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Annála Connacht (Author: [unknown])

Annal 1235


1235 First of January on Monday and the eighth day of the moon. First year of the Decemnovennial Cycle; twenty-third of the Solar Cycle; eighth of the Indiction. Common year. G.


Domnall son of Aed O Neill, king of Cenel Eogain, was killed by Domnall Mac Meic Lochlainn, who seized the kingship for himself this year.


Matadan O Matadain, king of Sil nAnmchada, died.


Isaac O Mailfagmair, erenagh of Killala, died this year.


Lochlainn the son of Echtigern O Cellaig's son was killed by the sons of Gilla Riabach O Baigill this year.


Taichlech son of Aed O Dubda, king of the Ui Amalgada and the Ui Fiachrach, was killed by an arrow-wound while interposing [in a dispute] in the camp of Fedlim mac Cathail Chrobdeirg King of Connacht.


An Gilla Suasanach (the Mop-haired Lad) Mac Aedacain died this year.


The Galls of Ireland, assembled by Richard Burke, made a hosting and came past Athlone to Roscommon, which they burnt, and thence to Elphin, where they burnt the great church, and so to Ath Da Larac on the Boyle. Now these were the most renowned and resolute of that army; Mac Muiris the Justiciar, Hugo de Lacy Earl of Ulster, Richard son of William Burke, Walter Riddesford chief baron of Leinster with the Leinster Galls, John Gogan with the Munster Galls, and the bands of all Ireland along with them. They came on the eve of Trinity Sunday to the monastery of Boyle and their soldiery overran the monastery, broke open the crypt(?) and took away its valuables, chalices and vestments. But the chiefs of the Galls abhorred this act, and everything they could recover was sent back and what they could not was paid for. Next day they sent their raiders and soldiery and mercenary bands to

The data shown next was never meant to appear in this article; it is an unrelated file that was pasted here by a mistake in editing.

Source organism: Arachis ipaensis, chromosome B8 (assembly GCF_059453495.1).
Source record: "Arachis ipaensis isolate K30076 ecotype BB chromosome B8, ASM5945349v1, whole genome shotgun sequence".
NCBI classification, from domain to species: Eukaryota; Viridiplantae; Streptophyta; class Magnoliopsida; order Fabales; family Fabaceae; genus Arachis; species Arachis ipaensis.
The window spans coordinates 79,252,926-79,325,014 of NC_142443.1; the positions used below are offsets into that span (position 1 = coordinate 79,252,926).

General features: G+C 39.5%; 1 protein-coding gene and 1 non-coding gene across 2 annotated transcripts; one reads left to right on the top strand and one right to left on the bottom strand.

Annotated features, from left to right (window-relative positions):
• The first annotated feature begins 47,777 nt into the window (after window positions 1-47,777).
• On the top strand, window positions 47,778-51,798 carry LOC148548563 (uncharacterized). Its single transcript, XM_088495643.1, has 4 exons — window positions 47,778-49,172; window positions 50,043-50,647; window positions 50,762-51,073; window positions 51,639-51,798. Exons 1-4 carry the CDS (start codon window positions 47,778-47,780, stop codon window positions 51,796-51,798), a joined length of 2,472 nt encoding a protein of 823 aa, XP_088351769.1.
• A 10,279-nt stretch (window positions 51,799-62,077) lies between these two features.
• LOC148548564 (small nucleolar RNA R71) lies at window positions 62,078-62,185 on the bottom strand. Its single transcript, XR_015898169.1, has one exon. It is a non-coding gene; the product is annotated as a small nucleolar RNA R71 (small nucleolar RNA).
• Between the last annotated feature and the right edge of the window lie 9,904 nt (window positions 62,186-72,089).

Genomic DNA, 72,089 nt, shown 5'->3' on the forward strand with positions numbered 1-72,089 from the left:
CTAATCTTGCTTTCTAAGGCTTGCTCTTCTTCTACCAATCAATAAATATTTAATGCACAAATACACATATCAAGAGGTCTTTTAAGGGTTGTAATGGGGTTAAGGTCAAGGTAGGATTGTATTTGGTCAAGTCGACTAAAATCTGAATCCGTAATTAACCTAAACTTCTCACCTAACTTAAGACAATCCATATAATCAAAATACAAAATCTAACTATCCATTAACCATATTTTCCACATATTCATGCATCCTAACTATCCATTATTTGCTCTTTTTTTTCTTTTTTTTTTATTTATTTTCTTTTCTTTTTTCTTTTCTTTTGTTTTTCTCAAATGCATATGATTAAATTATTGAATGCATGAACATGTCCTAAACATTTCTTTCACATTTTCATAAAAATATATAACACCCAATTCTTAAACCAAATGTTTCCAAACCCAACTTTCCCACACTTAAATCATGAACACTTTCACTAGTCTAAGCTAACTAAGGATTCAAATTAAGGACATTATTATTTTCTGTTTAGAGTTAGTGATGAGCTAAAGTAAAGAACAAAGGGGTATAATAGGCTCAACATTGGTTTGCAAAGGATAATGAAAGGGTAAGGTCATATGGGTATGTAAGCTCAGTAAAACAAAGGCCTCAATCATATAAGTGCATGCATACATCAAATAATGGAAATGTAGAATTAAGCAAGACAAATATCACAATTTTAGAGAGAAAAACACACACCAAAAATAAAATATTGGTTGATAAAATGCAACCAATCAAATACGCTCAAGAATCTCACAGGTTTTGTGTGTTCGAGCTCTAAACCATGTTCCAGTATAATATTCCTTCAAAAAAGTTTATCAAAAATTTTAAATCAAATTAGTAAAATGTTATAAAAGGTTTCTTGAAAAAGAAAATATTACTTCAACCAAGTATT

Cret and Glencar and to the tower of Glenfarn and brought great preys to Ardcarne, where they were to meet the Justiciar.